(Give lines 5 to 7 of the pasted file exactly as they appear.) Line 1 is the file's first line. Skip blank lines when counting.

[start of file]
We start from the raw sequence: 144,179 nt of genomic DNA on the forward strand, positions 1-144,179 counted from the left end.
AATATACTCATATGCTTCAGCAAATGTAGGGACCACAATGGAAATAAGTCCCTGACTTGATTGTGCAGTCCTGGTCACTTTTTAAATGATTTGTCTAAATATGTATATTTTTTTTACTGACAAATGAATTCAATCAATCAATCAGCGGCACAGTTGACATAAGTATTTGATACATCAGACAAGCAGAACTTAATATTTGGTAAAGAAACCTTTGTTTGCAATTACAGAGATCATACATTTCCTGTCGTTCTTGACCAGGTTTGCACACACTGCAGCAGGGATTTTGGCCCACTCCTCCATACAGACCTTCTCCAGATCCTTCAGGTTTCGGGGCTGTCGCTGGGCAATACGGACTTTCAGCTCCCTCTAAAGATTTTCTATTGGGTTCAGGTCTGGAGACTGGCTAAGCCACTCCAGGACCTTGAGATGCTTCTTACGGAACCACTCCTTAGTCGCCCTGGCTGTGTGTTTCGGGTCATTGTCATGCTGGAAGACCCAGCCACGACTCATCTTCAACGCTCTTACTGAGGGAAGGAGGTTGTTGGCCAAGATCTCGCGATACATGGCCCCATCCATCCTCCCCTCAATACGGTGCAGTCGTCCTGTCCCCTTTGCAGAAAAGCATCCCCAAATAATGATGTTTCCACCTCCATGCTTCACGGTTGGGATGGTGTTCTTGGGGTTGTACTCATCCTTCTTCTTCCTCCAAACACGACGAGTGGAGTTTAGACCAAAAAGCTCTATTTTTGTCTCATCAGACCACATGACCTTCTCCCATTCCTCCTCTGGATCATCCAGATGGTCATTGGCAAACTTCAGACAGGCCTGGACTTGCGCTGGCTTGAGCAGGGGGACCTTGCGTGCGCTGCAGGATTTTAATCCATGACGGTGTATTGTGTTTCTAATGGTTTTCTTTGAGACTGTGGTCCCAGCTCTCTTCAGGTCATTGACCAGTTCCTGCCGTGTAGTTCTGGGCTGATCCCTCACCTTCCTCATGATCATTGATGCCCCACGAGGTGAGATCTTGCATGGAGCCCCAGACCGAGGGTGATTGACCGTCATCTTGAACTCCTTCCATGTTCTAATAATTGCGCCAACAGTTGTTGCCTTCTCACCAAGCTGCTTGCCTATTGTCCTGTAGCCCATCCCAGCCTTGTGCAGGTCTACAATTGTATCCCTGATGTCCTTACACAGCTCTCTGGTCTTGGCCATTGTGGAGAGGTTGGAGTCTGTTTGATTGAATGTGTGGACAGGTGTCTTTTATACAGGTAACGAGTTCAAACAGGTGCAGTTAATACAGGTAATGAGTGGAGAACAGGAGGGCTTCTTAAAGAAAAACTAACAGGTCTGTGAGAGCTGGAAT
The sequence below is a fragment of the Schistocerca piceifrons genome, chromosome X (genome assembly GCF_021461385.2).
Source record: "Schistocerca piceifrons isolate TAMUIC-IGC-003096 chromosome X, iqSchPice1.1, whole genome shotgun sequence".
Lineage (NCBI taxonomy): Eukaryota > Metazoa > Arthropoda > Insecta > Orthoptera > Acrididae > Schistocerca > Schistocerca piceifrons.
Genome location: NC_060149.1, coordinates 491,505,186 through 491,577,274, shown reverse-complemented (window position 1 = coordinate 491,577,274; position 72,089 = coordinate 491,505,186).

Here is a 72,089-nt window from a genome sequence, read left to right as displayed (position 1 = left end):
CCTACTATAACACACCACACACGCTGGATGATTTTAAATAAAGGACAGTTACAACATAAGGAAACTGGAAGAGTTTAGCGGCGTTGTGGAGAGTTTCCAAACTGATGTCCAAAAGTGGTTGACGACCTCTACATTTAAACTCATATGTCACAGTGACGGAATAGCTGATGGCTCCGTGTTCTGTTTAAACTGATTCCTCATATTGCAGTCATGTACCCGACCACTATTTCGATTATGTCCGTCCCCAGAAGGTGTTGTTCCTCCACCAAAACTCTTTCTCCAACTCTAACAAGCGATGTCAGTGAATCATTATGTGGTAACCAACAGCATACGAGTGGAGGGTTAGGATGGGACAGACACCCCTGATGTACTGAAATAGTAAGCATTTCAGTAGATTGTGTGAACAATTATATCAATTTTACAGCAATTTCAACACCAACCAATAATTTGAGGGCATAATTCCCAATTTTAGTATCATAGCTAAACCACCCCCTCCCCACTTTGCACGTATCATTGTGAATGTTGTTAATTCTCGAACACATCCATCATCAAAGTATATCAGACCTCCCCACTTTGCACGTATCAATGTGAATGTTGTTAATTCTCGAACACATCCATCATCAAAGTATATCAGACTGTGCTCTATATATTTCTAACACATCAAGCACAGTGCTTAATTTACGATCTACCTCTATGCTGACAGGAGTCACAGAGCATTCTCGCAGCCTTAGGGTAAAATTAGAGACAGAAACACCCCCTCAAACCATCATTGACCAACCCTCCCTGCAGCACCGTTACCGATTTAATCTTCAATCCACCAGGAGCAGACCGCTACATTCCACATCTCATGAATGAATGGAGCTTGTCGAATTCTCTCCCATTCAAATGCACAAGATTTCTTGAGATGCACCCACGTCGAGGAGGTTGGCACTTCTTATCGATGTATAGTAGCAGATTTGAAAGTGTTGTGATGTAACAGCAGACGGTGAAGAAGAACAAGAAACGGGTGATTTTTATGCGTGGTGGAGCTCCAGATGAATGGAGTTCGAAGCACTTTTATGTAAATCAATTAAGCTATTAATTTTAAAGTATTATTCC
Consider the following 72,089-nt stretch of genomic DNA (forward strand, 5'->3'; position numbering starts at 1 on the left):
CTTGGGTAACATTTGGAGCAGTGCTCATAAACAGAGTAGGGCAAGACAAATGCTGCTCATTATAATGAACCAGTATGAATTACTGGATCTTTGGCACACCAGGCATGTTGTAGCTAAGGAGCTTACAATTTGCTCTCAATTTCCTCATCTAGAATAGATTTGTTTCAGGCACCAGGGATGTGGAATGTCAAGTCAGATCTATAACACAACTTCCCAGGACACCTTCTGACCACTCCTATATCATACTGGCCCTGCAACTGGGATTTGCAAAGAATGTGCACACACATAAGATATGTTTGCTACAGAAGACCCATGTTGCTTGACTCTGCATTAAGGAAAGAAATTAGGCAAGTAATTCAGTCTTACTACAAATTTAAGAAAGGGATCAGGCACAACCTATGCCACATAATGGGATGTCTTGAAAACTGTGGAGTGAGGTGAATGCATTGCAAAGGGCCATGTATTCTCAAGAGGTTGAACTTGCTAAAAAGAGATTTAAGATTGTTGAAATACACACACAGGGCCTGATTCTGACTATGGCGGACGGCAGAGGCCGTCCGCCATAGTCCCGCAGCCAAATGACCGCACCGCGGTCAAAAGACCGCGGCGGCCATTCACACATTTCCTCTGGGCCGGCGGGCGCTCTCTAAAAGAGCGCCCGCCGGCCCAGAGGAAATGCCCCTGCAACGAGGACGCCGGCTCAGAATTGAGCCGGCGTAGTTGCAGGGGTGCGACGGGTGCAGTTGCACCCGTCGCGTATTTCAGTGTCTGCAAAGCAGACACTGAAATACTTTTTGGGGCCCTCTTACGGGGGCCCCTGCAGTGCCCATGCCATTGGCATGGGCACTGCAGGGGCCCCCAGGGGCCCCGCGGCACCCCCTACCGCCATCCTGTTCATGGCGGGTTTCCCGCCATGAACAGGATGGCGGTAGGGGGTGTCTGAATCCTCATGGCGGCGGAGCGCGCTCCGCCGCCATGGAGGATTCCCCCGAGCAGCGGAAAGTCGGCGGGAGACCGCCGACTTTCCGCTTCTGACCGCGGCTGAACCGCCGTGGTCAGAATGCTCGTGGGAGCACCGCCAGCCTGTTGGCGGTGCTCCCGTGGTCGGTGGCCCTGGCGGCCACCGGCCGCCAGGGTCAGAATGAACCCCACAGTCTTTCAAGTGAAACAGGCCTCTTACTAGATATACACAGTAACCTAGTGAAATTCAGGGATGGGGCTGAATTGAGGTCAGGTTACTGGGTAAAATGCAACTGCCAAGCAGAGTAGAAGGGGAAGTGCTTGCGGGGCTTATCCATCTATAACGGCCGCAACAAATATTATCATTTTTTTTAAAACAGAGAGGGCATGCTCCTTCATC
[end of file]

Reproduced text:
Lineage (NCBI taxonomy): Eukaryota > Metazoa > Arthropoda > Insecta > Orthoptera > Acrididae > Schistocerca > Schistocerca piceifrons.
Genome location: NC_060149.1, coordinates 491,505,186 through 491,577,274, shown reverse-complemented (window position 1 = coordinate 491,577,274; position 72,089 = coordinate 491,505,186).

Here is a 72,089-nt window from a genome sequence, read left to right as displayed (position 1 = left end):